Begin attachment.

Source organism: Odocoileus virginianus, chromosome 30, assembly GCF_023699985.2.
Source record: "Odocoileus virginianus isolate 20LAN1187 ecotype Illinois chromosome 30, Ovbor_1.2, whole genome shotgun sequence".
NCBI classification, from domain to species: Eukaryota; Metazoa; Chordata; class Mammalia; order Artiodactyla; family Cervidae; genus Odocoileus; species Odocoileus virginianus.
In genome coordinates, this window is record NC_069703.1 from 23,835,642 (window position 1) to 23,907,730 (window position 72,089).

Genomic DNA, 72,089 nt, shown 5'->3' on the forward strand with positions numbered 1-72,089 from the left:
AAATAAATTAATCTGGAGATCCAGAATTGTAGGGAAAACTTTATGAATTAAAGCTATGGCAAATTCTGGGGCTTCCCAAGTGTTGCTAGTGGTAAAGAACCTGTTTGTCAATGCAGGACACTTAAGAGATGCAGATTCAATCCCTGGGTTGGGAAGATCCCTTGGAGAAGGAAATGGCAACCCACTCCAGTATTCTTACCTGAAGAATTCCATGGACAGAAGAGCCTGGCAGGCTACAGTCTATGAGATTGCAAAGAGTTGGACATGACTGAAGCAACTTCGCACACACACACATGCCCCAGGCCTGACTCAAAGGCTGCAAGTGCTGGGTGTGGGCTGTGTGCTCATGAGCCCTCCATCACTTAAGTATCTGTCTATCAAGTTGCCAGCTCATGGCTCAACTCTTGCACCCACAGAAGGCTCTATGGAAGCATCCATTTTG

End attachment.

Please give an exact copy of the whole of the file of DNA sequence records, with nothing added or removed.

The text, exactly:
Source organism: Odocoileus virginianus, chromosome 30, assembly GCF_023699985.2.
Source record: "Odocoileus virginianus isolate 20LAN1187 ecotype Illinois chromosome 30, Ovbor_1.2, whole genome shotgun sequence".
NCBI classification, from domain to species: Eukaryota; Metazoa; Chordata; class Mammalia; order Artiodactyla; family Cervidae; genus Odocoileus; species Odocoileus virginianus.
In genome coordinates, this window is record NC_069703.1 from 23,835,642 (window position 1) to 23,907,730 (window position 72,089).

Genomic DNA, 72,089 nt, shown 5'->3' on the forward strand with positions numbered 1-72,089 from the left:
AAATAAATTAATCTGGAGATCCAGAATTGTAGGGAAAACTTTATGAATTAAAGCTATGGCAAATTCTGGGGCTTCCCAAGTGTTGCTAGTGGTAAAGAACCTGTTTGTCAATGCAGGACACTTAAGAGATGCAGATTCAATCCCTGGGTTGGGAAGATCCCTTGGAGAAGGAAATGGCAACCCACTCCAGTATTCTTACCTGAAGAATTCCATGGACAGAAGAGCCTGGCAGGCTACAGTCTATGAGATTGCAAAGAGTTGGACATGACTGAAGCAACTTCGCACACACACACATGCCCCAGGCCTGACTCAAAGGCTGCAAGTGCTGGGTGTGGGCTGTGTGCTCATGAGCCCTCCATCACTTAAGTATCTGTCTATCAAGTTGCCAGCTCATGGCTCAACTCTTGCACCCACAGAAGGCTCTATGGAAGCATCCATTTTG